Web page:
Applications for the 2013 tag lottery closed on Monday, 12 November, 2012.
The tags will allow fishers to catch pink snapper in Shark Bay’s Freycinet Estuary. Of the 1,400 tags available, 1,050 tags will be allocated to recreational fishers and the remaining 350 distributed to commercial fishers.
Recreational fishers will be allowed a maximum of two tags for the calendar year.
Note: Only one application per person will be accepted.
Frequently asked questions
In which areas do I need a tag to catch a pink snapper?
Only fishers in possession of snapper tags are able to take, land or be in possession of pink snapper in Freycinet Estuary (south of 26 degrees 13’ south latitude) or within 50 metres of the high water mark of Freycinet Estuary.
If I catch a snapper somewhere else in Shark Bay can I land it through Freycinet Estuary?
No (see above).
Can I catch more than two pink snapper a day if I have more than one tag?
No. Each fisher may only catch two pink snapper per day. (This may change – check this website for updates.)
How much does each tag cost?
The cost is $10 per tag and you can apply for a maximum of two tags.
How does Fisheries decide who receives tags?
A random number generator is used to select who will receive tags.
How and when will I know if I have been successful in the lottery?
All applicants, whether successful or not, will be contacted by post in mid-November.
Can I get a refund on tags I don't use?
No. The cost of the recreational fishing tags is to cover administration therefore no refunds are available.
Can I give or sell my tags to someone else?
No. Only the person who is issued the tag is entitled to fish for pink snapper and use the tag.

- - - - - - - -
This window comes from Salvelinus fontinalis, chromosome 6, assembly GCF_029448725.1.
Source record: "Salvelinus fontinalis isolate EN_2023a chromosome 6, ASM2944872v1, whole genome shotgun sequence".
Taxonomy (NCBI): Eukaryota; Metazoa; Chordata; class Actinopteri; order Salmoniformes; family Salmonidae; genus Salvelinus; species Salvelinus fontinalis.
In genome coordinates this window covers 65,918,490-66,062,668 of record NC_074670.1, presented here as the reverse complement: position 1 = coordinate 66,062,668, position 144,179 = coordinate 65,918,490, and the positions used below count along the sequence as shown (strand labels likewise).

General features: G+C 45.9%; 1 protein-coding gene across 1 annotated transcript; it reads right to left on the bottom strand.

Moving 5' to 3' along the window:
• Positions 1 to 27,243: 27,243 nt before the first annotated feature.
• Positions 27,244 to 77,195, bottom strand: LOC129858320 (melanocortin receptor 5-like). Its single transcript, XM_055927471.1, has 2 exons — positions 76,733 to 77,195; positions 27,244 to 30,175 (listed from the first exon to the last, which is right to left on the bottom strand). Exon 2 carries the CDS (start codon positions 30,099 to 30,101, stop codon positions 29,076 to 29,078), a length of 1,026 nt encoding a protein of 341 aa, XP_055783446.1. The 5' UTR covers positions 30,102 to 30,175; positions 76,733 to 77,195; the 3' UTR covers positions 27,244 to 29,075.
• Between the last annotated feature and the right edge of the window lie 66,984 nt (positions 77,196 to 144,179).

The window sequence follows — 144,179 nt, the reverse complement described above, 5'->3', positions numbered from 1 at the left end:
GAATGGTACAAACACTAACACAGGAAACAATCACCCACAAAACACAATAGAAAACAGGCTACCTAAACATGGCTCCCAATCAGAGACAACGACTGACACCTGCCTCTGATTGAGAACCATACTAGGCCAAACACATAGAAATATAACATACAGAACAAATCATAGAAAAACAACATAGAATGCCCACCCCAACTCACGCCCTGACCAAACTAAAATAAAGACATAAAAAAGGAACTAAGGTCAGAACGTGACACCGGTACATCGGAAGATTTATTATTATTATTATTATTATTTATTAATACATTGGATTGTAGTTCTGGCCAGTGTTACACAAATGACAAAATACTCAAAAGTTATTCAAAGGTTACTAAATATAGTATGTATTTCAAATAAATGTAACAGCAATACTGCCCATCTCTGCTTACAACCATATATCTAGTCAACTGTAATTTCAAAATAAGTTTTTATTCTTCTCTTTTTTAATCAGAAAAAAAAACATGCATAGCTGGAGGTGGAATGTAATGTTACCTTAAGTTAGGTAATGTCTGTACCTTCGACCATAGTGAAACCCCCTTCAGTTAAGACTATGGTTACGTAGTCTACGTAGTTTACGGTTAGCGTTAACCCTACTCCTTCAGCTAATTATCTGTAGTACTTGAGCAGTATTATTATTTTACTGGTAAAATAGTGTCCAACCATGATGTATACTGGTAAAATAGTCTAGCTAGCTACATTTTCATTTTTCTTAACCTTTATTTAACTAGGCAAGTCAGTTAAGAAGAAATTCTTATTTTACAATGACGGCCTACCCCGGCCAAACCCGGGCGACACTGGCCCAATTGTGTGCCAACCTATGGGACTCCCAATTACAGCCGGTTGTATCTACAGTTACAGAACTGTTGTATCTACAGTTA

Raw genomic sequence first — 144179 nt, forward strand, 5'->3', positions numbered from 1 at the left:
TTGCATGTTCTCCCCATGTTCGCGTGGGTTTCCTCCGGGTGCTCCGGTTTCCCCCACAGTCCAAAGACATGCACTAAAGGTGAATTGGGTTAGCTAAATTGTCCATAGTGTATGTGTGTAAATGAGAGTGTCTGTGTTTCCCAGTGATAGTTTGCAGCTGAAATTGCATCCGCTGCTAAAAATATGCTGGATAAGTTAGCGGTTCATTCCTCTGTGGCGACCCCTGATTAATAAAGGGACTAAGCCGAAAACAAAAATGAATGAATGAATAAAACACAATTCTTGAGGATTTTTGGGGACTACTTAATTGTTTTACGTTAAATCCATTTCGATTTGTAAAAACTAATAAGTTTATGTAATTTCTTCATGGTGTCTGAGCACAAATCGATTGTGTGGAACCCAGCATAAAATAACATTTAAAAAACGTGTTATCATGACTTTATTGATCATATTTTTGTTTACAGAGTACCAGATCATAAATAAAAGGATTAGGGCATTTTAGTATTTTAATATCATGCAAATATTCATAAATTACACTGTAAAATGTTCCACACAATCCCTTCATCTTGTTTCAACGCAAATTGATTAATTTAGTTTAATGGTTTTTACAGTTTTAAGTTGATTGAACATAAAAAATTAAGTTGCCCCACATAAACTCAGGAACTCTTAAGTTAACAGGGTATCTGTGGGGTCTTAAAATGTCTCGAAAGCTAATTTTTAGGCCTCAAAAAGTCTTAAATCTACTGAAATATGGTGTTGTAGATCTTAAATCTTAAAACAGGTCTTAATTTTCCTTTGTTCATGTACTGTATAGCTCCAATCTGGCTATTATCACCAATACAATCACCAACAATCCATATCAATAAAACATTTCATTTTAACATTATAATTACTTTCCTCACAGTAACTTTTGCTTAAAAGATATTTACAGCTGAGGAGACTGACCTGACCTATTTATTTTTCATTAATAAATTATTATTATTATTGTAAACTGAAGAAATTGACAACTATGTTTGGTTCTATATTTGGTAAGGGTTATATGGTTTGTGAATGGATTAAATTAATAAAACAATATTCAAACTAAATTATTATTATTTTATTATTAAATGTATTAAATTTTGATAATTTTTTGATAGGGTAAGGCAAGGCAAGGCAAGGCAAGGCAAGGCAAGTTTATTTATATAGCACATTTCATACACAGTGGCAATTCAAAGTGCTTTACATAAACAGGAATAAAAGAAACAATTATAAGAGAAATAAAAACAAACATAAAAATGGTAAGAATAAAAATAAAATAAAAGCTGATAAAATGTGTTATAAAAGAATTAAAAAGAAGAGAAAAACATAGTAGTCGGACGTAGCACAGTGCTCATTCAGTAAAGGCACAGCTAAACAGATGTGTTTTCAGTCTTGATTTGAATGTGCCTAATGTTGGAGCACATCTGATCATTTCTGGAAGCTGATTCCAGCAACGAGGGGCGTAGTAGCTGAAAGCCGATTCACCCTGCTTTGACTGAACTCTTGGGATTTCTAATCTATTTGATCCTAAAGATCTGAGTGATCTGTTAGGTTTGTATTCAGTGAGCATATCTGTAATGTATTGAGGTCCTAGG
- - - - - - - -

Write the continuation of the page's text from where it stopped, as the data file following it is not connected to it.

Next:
Can I catch more than one snapper and only tag the big ones?
No. Any legal size pink snapper you keep must be tagged immediately on capture. If you don't have a snapper tag and you catch a pink snapper in Freycinet Estuary, you must release it immediately. You can be prosecuted for not complying.
How do I fix the tag to a snapper?
Pass the tag through the unsevered bottom jaw and secure it through the tag’s locking device in such a way that the tag is locked and intact and can’t be reused.
What happens if after landing the tagged snapper I want to fillet it?
All fish must be landed whole in Shark Bay. If you want to fillet your tagged pink snapper onshore the tag must remain with the fillets. These fillets, along with the tag, must be stored in a separate container.
Why is the tag system used?
Due to the severely depleted condition of snapper stocks in Freycinet Estuary, setting an absolute limit on the total catch is the only way to rebuild stocks and ensure their long-term sustainability. Using only bag and size limits has only a limited capacity to manage the recreational catch.
My friend says this is a revenue raising exercise and that there are plenty of fish in the Freycinet Estuary. Is this true?
No. Extensive scientific research has shown that pink snapper stocks in Denham Sound, Freycinet Estuary and the Eastern Gulf are separate and don’t mix with the wide-ranging ocean stock, and require special management arrangements.
Research indicates that the Freycinet Estuary pink snapper stock is in a severely depleted condition and may collapse if the catch is not restricted.
The tag system was implemented to ensure the long-term sustainability of stocks while still allowing some people the opportunity to catch a pink snapper in Freycinet Estuary.
Do commercial fishers have to pay for their tags?
No. Only commercial fishers who are authorised to fish in the Shark Bay Beach Seine and Mesh Net Managed Fishery (SBF) can catch pink snapper in Freycinet Estuary (taken as by-catch in their nets). In line with the current cost-recovery agreement for the commercial fishing industry, licensees contribute to management costs of the fishery. As they already contribute substantially, they are not charged additional fees for snapper tags.